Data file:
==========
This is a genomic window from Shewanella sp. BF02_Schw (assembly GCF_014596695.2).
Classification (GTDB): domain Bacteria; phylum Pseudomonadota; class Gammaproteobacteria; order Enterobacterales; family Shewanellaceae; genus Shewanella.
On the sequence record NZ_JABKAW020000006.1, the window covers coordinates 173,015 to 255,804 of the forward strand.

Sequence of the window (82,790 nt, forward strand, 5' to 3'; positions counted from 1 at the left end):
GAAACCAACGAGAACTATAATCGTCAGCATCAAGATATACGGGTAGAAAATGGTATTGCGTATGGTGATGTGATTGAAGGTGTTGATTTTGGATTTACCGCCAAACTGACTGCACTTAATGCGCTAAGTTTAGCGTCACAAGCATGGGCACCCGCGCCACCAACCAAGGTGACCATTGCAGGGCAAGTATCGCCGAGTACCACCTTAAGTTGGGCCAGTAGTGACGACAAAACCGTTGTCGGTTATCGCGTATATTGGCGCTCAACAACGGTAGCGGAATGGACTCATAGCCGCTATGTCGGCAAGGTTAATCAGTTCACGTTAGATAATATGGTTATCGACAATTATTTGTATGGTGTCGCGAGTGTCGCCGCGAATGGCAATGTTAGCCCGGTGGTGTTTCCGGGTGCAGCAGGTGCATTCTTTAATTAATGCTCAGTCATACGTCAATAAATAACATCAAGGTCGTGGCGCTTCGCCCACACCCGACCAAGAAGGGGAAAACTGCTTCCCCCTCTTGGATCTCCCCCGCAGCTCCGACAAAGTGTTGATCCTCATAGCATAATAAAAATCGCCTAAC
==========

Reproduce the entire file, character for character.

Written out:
This is a genomic window from Shewanella sp. BF02_Schw (assembly GCF_014596695.2).
Classification (GTDB): domain Bacteria; phylum Pseudomonadota; class Gammaproteobacteria; order Enterobacterales; family Shewanellaceae; genus Shewanella.
On the sequence record NZ_JABKAW020000006.1, the window covers coordinates 173,015 to 255,804 of the forward strand.

Sequence of the window (82,790 nt, forward strand, 5' to 3'; positions counted from 1 at the left end):
GAAACCAACGAGAACTATAATCGTCAGCATCAAGATATACGGGTAGAAAATGGTATTGCGTATGGTGATGTGATTGAAGGTGTTGATTTTGGATTTACCGCCAAACTGACTGCACTTAATGCGCTAAGTTTAGCGTCACAAGCATGGGCACCCGCGCCACCAACCAAGGTGACCATTGCAGGGCAAGTATCGCCGAGTACCACCTTAAGTTGGGCCAGTAGTGACGACAAAACCGTTGTCGGTTATCGCGTATATTGGCGCTCAACAACGGTAGCGGAATGGACTCATAGCCGCTATGTCGGCAAGGTTAATCAGTTCACGTTAGATAATATGGTTATCGACAATTATTTGTATGGTGTCGCGAGTGTCGCCGCGAATGGCAATGTTAGCCCGGTGGTGTTTCCGGGTGCAGCAGGTGCATTCTTTAATTAATGCTCAGTCATACGTCAATAAATAACATCAAGGTCGTGGCGCTTCGCCCACACCCGACCAAGAAGGGGAAAACTGCTTCCCCCTCTTGGATCTCCCCCGCAGCTCCGACAAAGTGTTGATCCTCATAGCATAATAAAAATCGCCTAAC